Be devout. Be good. Then I will smile down from heaven in the seam of a cloud. (25-26)
As Cinderella's mother is dying, she promises her that if she remains "devout" and "good," she will "smile down from heaven." This is just a way of saying that Cinderella will receive blessings. Contained in this little passage is the implication that the good are inherently rewarded and the evil are not. As we know, the fairy tale bears this out, but real life is far less certain.
The man took another wife who had two daughters, pretty enough but with hearts like blackjacks. Cinderella was their maid. (27-30)
If Cinderella is the "good guy" in this story, it needs a "bad guy" to be a classic fairy tale. So we have the stepsisters, with "hearts like blackjacks," and their evil mother. They make Cinderella their maid, which is a pretty mean thing to do to a family member, really. This sets up a really obvious good and evil dichotomy (opposition). There's no confusing good for bad here; it's pretty black and white.
Cinderella begged to go too. Her stepmother threw a dish of lentils into the cinders and said: Pick them up in an hour and you shall go. (46-49)
All Cinderella wants here is to go to the prince's ball. But her stepmother, being the evil woman she is, doesn't just say "no." Instead she gives her an impossible task and a "maybe." That's more evil, we think, than just saying no. It gives Cinderella a little bit of hope, which the stepmother (as you'll see here in a minute) cruelly takes away.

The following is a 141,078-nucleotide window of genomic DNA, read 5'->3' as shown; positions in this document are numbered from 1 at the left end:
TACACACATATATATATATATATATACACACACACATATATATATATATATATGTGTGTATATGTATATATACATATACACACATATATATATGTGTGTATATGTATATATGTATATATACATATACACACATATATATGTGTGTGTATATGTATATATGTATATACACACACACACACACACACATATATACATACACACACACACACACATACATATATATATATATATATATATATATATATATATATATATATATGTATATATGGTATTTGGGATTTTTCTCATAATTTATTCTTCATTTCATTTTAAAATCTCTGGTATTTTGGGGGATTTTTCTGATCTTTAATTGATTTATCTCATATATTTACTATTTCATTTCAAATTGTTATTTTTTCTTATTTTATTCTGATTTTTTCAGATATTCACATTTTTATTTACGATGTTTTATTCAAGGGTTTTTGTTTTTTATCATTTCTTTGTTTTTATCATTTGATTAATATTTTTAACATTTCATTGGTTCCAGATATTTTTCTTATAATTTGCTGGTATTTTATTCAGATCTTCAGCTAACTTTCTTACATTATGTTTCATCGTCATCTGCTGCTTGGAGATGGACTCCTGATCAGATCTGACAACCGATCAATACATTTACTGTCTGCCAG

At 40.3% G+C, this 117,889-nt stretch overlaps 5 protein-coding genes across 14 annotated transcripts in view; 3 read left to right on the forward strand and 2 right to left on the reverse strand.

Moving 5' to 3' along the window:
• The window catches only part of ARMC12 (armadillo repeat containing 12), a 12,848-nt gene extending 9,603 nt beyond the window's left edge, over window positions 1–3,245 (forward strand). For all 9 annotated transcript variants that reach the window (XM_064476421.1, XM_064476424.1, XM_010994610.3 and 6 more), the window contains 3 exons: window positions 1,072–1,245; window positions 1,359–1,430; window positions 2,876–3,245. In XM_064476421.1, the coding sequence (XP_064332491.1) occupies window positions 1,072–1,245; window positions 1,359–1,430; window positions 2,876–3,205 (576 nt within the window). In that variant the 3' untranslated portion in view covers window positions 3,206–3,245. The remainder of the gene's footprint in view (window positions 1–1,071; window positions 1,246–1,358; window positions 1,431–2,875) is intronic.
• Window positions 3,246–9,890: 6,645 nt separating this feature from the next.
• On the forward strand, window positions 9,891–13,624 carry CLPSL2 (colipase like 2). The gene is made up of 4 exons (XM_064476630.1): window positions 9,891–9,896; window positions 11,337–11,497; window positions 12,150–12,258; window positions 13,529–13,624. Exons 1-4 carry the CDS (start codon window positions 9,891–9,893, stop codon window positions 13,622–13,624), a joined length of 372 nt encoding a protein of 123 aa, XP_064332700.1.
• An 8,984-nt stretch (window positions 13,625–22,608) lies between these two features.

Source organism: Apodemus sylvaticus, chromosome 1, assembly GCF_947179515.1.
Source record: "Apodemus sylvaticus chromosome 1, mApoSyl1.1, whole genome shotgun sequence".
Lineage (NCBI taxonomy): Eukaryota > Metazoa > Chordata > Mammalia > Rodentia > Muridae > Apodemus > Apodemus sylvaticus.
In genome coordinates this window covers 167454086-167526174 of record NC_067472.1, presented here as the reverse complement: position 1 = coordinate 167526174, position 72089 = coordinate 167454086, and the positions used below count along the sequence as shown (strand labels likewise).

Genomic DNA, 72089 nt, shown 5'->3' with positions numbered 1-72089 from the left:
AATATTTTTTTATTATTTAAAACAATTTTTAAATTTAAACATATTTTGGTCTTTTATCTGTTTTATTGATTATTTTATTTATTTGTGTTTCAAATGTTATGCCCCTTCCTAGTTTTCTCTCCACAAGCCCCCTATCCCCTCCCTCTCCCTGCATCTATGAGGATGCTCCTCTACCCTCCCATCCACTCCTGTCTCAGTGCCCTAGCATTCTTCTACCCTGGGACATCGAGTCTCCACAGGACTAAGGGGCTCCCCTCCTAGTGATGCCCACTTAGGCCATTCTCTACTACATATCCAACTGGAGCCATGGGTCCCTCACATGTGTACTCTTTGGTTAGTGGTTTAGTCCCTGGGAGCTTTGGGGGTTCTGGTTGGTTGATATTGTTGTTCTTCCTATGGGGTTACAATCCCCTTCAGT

No, Cinderella, said the stepmother, you have no clothes and cannot dance. That's the way with stepmothers. (53-55)
Even after the lentils get (magically) picked up, Cinderella's request to go to the ball is denied by her stepmother. This time, it's for a reason that Cinderella can't fix (not without magic, anyway)—she only has raggedy clothes and she apparently can't dance well enough for a royal ball. Truly, Cinderella's stepmother is evil. This, incidentally, sets us up to be okay with all of Cinderella's supernatural help. We figure she deserves it after being so cruelly treated.
This time Cinderella fit into the shoe like a love letter into its envelope. (93-94)
Good wins out! We knew it would (and so does the narrator—see the "which is no surprise" quote up in line 63). Cinderella triumphs in the end, marrying the prince, and living a royal life. Of course, we know that in this version, the "happily ever after" is ambiguous at best. But we still look for black-and-white scenarios in fairy tales. (Do you think we're conditioned to do this? Something to think about.) So, Cinderella fitting into the shoe is a classic example of good winning out over evil.
At the wedding ceremony the two sisters came to curry favor and the white dove pecked their eyes out. Two hollow spots were left like soup spoons. (95-99)
Good winning out over evil in this story isn't enough. The evildoers must be punished, and punished they are, in a rather gory fashion. The white dove—usually a symbol of peace—gets revenge on the evil stepsisters by pecking out their eyes, leaving "hollow spots" (almost like a hollow heart, or maybe a hollow bank account).